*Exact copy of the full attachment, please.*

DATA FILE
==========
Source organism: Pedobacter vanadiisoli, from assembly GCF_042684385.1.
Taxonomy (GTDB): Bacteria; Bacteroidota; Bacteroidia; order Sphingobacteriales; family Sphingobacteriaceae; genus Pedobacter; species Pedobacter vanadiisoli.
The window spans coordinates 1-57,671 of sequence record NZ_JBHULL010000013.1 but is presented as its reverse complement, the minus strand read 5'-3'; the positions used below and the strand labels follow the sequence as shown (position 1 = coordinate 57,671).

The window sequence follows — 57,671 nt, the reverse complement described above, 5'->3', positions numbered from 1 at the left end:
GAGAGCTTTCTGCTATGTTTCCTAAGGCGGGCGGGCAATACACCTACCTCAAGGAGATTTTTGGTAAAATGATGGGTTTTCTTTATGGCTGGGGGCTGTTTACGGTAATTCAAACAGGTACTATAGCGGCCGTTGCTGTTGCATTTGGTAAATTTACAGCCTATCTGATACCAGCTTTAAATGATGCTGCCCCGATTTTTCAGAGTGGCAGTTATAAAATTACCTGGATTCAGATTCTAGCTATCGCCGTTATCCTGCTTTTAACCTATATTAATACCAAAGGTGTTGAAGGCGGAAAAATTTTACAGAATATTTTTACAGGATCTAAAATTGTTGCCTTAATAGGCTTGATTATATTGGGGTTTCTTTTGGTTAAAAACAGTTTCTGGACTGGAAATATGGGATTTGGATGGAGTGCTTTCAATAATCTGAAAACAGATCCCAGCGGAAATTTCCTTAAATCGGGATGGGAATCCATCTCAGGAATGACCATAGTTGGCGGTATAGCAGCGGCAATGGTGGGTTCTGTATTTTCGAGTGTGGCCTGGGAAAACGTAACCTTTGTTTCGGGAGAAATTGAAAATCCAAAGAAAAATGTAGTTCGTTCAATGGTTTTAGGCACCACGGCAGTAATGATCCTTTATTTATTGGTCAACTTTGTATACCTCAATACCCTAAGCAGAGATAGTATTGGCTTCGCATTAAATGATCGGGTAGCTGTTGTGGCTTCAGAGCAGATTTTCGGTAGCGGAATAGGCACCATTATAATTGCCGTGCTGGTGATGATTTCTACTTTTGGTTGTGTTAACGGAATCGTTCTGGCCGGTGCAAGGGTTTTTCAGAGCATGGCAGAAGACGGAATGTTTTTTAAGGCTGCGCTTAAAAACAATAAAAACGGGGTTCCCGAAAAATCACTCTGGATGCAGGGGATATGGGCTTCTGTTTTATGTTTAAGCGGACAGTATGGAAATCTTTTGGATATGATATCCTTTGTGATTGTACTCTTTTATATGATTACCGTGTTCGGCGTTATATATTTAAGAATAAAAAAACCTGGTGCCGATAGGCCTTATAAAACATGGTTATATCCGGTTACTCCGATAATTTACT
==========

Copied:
Source organism: Pedobacter vanadiisoli, from assembly GCF_042684385.1.
Taxonomy (GTDB): Bacteria; Bacteroidota; Bacteroidia; order Sphingobacteriales; family Sphingobacteriaceae; genus Pedobacter; species Pedobacter vanadiisoli.
The window spans coordinates 1-57,671 of sequence record NZ_JBHULL010000013.1 but is presented as its reverse complement, the minus strand read 5'-3'; the positions used below and the strand labels follow the sequence as shown (position 1 = coordinate 57,671).

The window sequence follows — 57,671 nt, the reverse complement described above, 5'->3', positions numbered from 1 at the left end:
GAGAGCTTTCTGCTATGTTTCCTAAGGCGGGCGGGCAATACACCTACCTCAAGGAGATTTTTGGTAAAATGATGGGTTTTCTTTATGGCTGGGGGCTGTTTACGGTAATTCAAACAGGTACTATAGCGGCCGTTGCTGTTGCATTTGGTAAATTTACAGCCTATCTGATACCAGCTTTAAATGATGCTGCCCCGATTTTTCAGAGTGGCAGTTATAAAATTACCTGGATTCAGATTCTAGCTATCGCCGTTATCCTGCTTTTAACCTATATTAATACCAAAGGTGTTGAAGGCGGAAAAATTTTACAGAATATTTTTACAGGATCTAAAATTGTTGCCTTAATAGGCTTGATTATATTGGGGTTTCTTTTGGTTAAAAACAGTTTCTGGACTGGAAATATGGGATTTGGATGGAGTGCTTTCAATAATCTGAAAACAGATCCCAGCGGAAATTTCCTTAAATCGGGATGGGAATCCATCTCAGGAATGACCATAGTTGGCGGTATAGCAGCGGCAATGGTGGGTTCTGTATTTTCGAGTGTGGCCTGGGAAAACGTAACCTTTGTTTCGGGAGAAATTGAAAATCCAAAGAAAAATGTAGTTCGTTCAATGGTTTTAGGCACCACGGCAGTAATGATCCTTTATTTATTGGTCAACTTTGTATACCTCAATACCCTAAGCAGAGATAGTATTGGCTTCGCATTAAATGATCGGGTAGCTGTTGTGGCTTCAGAGCAGATTTTCGGTAGCGGAATAGGCACCATTATAATTGCCGTGCTGGTGATGATTTCTACTTTTGGTTGTGTTAACGGAATCGTTCTGGCCGGTGCAAGGGTTTTTCAGAGCATGGCAGAAGACGGAATGTTTTTTAAGGCTGCGCTTAAAAACAATAAAAACGGGGTTCCCGAAAAATCACTCTGGATGCAGGGGATATGGGCTTCTGTTTTATGTTTAAGCGGACAGTATGGAAATCTTTTGGATATGATATCCTTTGTGATTGTACTCTTTTATATGATTACCGTGTTCGGCGTTATATATTTAAGAATAAAAAAACCTGGTGCCGATAGGCCTTATAAAACATGGTTATATCCGGTTACTCCGATAATTTACT